Efforts Launched to Fight Foreclosure Rescue Scams
Foreclosure rescue scams are pushing more struggling homeowners deeper into debt, and state and federal law enforcement must work together to stop them, Attorney General Roy Cooper recently told officials in Washington.
Cooper met with U.S. Treasury Secretary Tim Geithner, U.S. Attorney General Eric Holder, Housing and Urban Development Secretary Shaun Donovan, Federal Trade Commission Chairman Jon Leibowitz and 11 other state attorneys general to discuss ways to fight foreclosure and loan modification scams.
"Foreclosure scams cost homeowners time and money, two things you can't afford to lose when you're fighting to save your home," Cooper said. "In North Carolina, we're cracking down on foreclosure scammers who take homeowners' money but do little or nothing to help them."
Many North Carolina homeowners are worried about losing their homes, and scammers are trying to take advantage of them. Complaints to Cooper's office about foreclosure scams are up dramatically.
In 2007, seven consumers complained to the Attorney General's Consumer Protection Division about foreclosure scams, a news release said. The number of complaints rose to 82 in 2008, and to 353 so far in 2009.
In 2005, Cooper helped win a state law that makes it illegal to charge an upfront fee for foreclosure assistance in North Carolina.
Cooper urged FTC officials to put a national ban in place on upfront fees for foreclosure help, and also encouraged the U.S. Department of Justice to ramp up criminal prosecutions of these scams.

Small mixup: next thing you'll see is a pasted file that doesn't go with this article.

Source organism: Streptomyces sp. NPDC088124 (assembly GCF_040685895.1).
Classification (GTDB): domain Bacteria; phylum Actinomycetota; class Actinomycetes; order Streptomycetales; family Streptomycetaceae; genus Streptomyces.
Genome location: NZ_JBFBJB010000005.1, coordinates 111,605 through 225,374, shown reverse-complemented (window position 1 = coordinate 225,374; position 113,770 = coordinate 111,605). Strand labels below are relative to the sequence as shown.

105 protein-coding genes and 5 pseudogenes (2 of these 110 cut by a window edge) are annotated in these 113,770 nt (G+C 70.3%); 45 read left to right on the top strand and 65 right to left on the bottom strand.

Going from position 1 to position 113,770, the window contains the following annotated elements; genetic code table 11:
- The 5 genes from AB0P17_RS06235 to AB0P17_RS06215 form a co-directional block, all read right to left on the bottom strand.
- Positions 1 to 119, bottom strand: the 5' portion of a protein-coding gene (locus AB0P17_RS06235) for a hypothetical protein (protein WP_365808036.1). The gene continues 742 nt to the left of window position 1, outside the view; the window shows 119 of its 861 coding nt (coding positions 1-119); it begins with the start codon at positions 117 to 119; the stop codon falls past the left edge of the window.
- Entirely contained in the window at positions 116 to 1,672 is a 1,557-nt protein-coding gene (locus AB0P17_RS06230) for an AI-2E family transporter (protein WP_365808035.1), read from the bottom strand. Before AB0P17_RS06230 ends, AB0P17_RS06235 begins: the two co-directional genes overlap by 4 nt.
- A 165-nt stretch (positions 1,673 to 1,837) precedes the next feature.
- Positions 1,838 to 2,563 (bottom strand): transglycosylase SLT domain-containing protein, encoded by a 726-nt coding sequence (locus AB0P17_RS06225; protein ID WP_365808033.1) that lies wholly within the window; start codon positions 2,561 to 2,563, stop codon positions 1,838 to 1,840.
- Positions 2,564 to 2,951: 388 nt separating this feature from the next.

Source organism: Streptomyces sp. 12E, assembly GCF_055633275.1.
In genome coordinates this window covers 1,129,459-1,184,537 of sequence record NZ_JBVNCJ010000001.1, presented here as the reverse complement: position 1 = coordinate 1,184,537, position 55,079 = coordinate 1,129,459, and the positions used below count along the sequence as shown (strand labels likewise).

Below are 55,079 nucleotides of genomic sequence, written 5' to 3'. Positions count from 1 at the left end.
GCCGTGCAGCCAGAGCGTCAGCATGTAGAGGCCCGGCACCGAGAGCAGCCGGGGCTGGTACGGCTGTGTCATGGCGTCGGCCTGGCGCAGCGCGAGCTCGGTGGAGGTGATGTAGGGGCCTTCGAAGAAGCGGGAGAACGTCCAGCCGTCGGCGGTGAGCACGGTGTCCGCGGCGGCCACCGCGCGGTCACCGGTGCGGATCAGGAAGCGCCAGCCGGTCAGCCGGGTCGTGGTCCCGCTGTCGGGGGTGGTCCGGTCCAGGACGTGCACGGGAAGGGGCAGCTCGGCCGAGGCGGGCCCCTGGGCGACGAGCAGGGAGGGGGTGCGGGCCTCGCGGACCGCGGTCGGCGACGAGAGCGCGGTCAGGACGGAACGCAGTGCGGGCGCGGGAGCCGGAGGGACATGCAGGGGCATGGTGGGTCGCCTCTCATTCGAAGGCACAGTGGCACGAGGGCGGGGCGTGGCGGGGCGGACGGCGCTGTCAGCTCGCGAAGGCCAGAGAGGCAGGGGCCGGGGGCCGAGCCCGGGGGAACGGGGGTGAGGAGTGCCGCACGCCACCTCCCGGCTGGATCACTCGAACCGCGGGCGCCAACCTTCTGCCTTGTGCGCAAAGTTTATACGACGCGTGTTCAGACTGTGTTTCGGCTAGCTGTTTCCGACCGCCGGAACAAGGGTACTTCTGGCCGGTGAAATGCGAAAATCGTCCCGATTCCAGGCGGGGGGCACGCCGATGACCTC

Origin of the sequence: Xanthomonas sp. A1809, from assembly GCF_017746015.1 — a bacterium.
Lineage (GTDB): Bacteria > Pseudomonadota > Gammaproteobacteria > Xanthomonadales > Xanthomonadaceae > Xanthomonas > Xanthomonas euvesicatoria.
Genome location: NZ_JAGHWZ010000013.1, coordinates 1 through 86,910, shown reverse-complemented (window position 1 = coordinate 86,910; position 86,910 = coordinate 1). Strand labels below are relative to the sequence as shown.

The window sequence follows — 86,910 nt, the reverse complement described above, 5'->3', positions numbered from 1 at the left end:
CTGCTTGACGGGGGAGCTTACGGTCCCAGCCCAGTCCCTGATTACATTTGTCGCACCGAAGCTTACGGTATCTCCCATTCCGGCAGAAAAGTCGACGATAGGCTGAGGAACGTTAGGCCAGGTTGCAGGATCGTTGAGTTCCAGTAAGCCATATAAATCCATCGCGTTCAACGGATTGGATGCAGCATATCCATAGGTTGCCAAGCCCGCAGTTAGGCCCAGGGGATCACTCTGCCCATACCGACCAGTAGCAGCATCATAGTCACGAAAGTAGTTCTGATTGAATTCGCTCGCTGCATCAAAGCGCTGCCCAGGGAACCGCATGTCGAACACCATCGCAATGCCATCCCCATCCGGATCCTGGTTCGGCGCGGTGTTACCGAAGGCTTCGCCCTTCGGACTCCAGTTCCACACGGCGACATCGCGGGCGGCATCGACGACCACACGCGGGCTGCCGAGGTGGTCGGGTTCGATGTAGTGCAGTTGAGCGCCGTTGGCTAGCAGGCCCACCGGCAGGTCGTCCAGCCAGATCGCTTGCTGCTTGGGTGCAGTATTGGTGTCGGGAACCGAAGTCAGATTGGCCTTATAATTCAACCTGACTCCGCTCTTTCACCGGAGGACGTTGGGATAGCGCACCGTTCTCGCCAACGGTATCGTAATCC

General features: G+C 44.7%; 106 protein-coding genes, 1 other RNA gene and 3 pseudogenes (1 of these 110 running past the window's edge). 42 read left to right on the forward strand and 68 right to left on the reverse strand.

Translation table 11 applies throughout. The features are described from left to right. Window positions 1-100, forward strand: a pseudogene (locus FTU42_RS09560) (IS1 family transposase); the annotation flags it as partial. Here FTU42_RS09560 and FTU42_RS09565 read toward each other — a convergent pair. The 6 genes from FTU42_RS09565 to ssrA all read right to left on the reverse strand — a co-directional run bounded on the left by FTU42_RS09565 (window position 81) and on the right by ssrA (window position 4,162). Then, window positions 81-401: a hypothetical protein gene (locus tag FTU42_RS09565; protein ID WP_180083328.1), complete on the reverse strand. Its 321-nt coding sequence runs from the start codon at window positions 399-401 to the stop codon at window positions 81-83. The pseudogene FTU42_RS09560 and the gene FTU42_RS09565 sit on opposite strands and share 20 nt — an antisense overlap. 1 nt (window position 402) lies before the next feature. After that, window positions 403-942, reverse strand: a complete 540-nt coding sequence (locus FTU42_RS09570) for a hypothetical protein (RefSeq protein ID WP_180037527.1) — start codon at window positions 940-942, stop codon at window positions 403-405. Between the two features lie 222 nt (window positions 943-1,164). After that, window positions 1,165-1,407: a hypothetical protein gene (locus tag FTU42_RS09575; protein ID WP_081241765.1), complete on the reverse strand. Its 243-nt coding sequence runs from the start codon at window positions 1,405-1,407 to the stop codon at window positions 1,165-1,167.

Cooper and his Consumer Protection team have used North Carolina's law to take action against more than 130 foreclosure assistance scams since January of 2008, winning judgments worth close to $1 million from scammers and recovering more than $100,000 in refunds for consumers, the news release said.
"Never, ever pay money upfront to anyone who claims they'll help you with foreclosure," Cooper said. "Real help is available for free from qualified nonprofit counselors."
North Carolina homeowners can call a toll-free hotline set up by the N.C. Commissioner of Banks' Office for free counseling on options to avoid foreclosure. The hotline, (866) 234-4857, is available from 8 a.m. to 9 p.m. Monday through Friday, and from 8 a.m. to 5 p.m. on Saturdays.
Tips on how to spot a foreclosure scam are available on the attorney general's Web site, www.ncdoj.gov.
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